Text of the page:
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Ivabradine, heart failure and chronic kidney disease

Abstract

The incidence and prevalence of congestive heart failure are actually increasing worldwide, especially in Western countries. In Europe and the United States, congestive heart failure represents a disabling clinical disease, accountable for increased hospitalization and health care costs. European guidelines have underlined the importance of pharmacological treatment to improve both patients’ outcomes and quality of life. The latest clinical trials to evaluate ivabradine’s efficacy have underlined its usefulness as a stand-alone medication and in combination with conventional congestive heart failure therapy, including in chronic kidney disease patients.

Nephrol @ point care 2015; 1(1): e39 - e43

Article Type: REVIEW

DOI:10.5301/poc.5000190

OPEN ACCESS ARTICLE

Authors

Luca Di Lullo, Antonio Bellasi, Domenico Russo, Mario Cozzolino, Claudio Ronco, Alberto Santoboni, Giovanni Barbera

Article History

Disclosures

Financial support: No grants or funding have been received for this study.
Conflict of interest: None of the authors has any financial interest related to this study to disclose.

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Introduction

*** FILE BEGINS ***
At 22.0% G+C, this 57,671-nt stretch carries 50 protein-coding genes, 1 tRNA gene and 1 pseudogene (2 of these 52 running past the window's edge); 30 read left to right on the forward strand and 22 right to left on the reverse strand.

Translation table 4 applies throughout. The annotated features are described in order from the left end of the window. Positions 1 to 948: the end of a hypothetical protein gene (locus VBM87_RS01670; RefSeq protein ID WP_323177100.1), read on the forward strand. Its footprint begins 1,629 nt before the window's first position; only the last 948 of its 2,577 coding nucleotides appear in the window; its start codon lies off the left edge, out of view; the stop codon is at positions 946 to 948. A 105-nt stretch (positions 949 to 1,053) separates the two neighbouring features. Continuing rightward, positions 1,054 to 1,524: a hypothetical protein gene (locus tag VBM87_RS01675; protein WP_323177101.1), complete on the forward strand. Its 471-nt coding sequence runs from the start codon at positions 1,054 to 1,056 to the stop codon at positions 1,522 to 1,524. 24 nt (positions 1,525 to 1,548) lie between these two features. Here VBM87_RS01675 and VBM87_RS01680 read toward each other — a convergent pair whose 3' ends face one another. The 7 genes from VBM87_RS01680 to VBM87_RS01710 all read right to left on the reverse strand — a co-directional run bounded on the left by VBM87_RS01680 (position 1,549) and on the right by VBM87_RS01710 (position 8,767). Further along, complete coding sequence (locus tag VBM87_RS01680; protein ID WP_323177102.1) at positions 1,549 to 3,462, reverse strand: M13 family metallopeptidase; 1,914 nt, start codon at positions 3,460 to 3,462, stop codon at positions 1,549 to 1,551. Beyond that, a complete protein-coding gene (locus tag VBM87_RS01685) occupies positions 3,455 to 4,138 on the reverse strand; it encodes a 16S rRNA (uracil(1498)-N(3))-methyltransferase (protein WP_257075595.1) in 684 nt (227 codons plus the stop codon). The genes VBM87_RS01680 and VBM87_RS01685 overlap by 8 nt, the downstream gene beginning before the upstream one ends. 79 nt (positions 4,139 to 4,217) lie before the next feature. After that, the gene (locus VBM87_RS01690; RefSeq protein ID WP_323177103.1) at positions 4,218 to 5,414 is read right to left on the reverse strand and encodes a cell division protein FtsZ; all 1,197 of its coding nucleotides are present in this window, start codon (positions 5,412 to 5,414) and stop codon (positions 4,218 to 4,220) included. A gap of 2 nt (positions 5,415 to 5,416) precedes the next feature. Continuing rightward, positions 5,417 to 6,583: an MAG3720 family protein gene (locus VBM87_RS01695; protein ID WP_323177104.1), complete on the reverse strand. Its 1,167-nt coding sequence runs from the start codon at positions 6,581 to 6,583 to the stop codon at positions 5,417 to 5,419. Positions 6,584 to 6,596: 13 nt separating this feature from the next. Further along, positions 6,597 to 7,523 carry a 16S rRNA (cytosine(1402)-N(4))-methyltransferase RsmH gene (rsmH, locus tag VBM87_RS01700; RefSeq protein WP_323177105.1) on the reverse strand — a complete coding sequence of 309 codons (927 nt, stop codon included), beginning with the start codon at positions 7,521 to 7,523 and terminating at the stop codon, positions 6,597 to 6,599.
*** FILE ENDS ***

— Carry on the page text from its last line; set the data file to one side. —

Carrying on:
Chronic heart failure (CHF) represents a major cardiovascular morbidity and mortality factor in Western countries. Mortality rates are about 50% in people aged over 65, despite undeniable advances in pharmacological treatment with the introduction of beta-blockers, angiotensin-converting enzyme inhibitors (ACEis) and angiotensin receptors blockers (ARBs) during the last 2 decades.

The incidence of heart failure (HF) is actually increasing in line with the population’s age: from 2.5/1,000 person-years for those aged between 55 and 64, to 44/1,000 person-years for older patients (over 80). At present, the prevalence of heart failure (HF) is approximately 0.4%-2% in people aged between 50 and 65 years, up to 10% in people aged over 75. CHF is much more common among those patients with systolic or diastolic dysfunction than in those with normal ventricular function. However, even among those with moderate or severe diastolic or systolic dysfunction, less than half have recognized CHF (1).

Based on these data, it becomes clear that heart failure (HF) is accountable for the majority of incident hospital admissions in people aged over 65. Health care costs etc etc for CHF are about 1%-2% of the entire health care budget in Western countries.